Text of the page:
When considered in light of the problems of developing an individual ethics that accounts for daily actions (as outlined in Sects. 2.1, 2.2), it is unsurprising that this bioethicization/RCRization can be viewed as problematic. Biomedical ethics, in particular, has been heavily criticized for its reliance on extreme and unrealistic moral dilemmas and famous controversies where the application of principles is more straightforward. This has led to concerns that the full spectrum of ethical nuances encountered in the medical profession are unlikely to be fully addressed. Komesaroff (1995), for example, suggested that the structure of prevalent bioethical discourse constrained the way topics are taught, most notably in the form of a dilemma. Ethical issues are positioned within a demarcated theoretical field that postulates choices from a range of pre-established possibilities, with clear attractive and unattractive connotations. This, in turn, restricts the scope of its subjects, by emphasizing topics more prone to be expressed in the form of “extreme dilemmas” such as euthanasia, autonomy and paternalism. Truog et al. (2015) emphasized that most educators largely rely on a case-based method for teaching ethics, and that these case studies tend “to focus on extreme or unusual situations [and] controversies that generate media attention” (p. 11). This focus is not helpful in educating medical students to identify other subtle and highly contextualized ethical issues. It is precisely this lack of contextual guidance that Komesaroff laments when he suggests that medical ethics ignores the subtle nature of doctor–patient interaction, its social context, and all ethical issues underneath this endless negotiation. Multimodal communication, such as the choice of words, inflexions and gestures, all have ethical relevance in shaping the doctor–patient relation but are largely ignored by most bioethics training (Komesaroff 1995). RCR trainings have been plagued by similar problems (Chen 2020). There are growing concerns that the vocational nature of RCR has been replaced educational approaches that foster rule following, compliance and avoidance of recognized misbehaviors rather than aspiring to excellence.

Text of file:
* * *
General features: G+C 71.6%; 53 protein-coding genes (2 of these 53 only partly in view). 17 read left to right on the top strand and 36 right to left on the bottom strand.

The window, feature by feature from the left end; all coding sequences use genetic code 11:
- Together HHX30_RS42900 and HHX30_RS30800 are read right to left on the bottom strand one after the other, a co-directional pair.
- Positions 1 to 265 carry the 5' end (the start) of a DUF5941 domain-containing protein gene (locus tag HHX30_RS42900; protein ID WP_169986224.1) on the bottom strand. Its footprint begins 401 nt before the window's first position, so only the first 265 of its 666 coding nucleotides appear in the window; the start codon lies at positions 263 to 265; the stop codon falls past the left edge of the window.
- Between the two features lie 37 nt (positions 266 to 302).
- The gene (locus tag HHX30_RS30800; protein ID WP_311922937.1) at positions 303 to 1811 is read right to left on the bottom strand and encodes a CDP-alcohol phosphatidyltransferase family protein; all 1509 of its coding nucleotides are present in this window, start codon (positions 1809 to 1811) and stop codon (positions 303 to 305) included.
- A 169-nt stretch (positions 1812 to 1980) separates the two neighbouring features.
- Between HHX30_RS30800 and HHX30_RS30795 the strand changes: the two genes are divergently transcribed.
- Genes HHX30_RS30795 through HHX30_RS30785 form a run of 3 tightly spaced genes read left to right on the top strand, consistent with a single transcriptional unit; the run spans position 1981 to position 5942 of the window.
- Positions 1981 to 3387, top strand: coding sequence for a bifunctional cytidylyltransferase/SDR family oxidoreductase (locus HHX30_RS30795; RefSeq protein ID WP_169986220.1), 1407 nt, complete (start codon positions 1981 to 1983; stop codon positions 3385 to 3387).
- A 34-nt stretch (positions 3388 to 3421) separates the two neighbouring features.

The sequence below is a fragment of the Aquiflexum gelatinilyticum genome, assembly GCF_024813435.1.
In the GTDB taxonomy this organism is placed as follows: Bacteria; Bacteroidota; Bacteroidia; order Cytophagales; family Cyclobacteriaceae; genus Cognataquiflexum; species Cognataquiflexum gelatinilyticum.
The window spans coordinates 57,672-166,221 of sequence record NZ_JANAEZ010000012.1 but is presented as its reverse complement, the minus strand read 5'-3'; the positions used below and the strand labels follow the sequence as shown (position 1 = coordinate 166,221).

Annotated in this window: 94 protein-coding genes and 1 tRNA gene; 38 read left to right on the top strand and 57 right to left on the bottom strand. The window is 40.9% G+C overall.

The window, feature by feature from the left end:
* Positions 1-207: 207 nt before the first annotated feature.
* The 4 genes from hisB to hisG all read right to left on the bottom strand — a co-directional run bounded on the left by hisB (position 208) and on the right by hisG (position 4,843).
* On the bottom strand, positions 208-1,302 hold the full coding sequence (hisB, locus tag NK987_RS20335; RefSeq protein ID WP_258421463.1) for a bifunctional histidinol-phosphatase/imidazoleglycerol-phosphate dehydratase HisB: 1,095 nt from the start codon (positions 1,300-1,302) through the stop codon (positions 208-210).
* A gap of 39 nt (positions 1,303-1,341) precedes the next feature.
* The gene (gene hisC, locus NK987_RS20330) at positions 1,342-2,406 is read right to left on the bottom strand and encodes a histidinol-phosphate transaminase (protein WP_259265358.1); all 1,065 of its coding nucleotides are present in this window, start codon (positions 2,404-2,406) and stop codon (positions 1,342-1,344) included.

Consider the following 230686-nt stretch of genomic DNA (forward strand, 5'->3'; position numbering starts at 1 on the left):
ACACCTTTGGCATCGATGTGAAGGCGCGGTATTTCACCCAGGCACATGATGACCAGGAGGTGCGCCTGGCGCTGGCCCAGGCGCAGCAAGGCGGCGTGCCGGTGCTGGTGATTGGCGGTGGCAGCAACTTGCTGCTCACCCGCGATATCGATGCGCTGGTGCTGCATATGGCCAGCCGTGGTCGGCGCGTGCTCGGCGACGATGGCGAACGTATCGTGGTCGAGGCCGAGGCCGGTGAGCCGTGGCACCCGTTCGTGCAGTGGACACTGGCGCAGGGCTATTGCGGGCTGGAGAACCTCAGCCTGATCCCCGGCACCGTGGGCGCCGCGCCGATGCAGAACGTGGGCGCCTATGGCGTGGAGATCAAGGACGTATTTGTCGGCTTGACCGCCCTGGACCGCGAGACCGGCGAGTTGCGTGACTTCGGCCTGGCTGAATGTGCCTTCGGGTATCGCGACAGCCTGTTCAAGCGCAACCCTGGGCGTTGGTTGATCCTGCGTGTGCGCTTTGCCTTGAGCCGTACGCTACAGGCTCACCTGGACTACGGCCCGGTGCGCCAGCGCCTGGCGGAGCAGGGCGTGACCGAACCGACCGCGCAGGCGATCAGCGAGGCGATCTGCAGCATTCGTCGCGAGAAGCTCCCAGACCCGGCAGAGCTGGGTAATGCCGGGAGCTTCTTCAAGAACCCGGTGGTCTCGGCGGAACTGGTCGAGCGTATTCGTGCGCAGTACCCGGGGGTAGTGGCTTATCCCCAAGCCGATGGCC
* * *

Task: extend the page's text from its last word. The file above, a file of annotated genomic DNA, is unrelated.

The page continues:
Data ethics modules do not have yet a precise identity, but a list of courses discussing ethical issues related to AI and data scienceFootnote 3 shows that many courses are shaped along the lines of the characteristics of bioethics/RCR that we outlined above. Teaching courses in this way reflects a macroethical approach that simply imports in pedagogy the same issues of applicability outlined above (McNamara et al. 2018; Madaio et al. 2020; Vakkuri et al. 2020).

However, if data ethics has yet to find its identity in terms of pedagogical strategies, we want to avoid that it inherits all these problems. In what follows, we will focus on the issues around teachability, especially in the context of teaching data ethics to students in data science, by proposing a new approach based on the integration of microethics within a virtue ethics framework. Integrating microethics and virtue ethics, we argue, provides solid foundations for embedding ethics in the practice and in the teaching of data science.

2.4 The need for a new approach

While macroethics provides an important perspective on the “big picture” of digital evolution, it thus struggles to address the questions that affect individuals in their daily activities. It would seem that what is needed instead is a way of fostering mindfulness, social responsibility and care that directly relates to the daily engagement of individuals with the digital landscape. In the rest of this paper, we develop such an approach by focusing on data scientists, and in particular our target are students in data science curricula. However, our approach can be extended to data science professionals or researchers with little adjustments. We make use of “data scientist” broadly to refer to any individual with a level of computing/programming expertise whose daily activities involve working with data analysis or processing. These data scientists work in a wide range of disciplines, institutions, and make use of a plethora of different data types. Nonetheless, they are united by the scope and focus of their daily actions and the types of computational tools they use.

Before proceeding, it is important to note that our criticism of macroethics relates to its use as the sole means of ethics instruction. There is undoubted value in using macroethics case studies as a means of outlining the ethics of the emerging digital landscape. Nonetheless, as a means of teaching responsible daily research conduct to data scientist, we believe that macroethics needs to be blended with another approach that highlights the ethical import of daily actions.

3 Microethics and virtue ethics

Data ethics instructors have to address a number of different challenges. Lesson content must be contextually/content appropriate for different actors. It must provide students with an understanding that they have agency within this complicated landscape to act in responsible ways, and the ability to effect positive change in the individuals and infrastructures around them. It must make students aware of the high-level discussions that are informing regulation, governance and investment provide important framing tools, but not rely on high-level case studies for instruction. Indeed, any case study employed must demonstrate to students how to “grappl[e] with ethical questions as they arise in the daily course of social life” (Komesaroff 1995, p. 65), and to identify pathways of ethical practice that foster responsible conduct and moral development.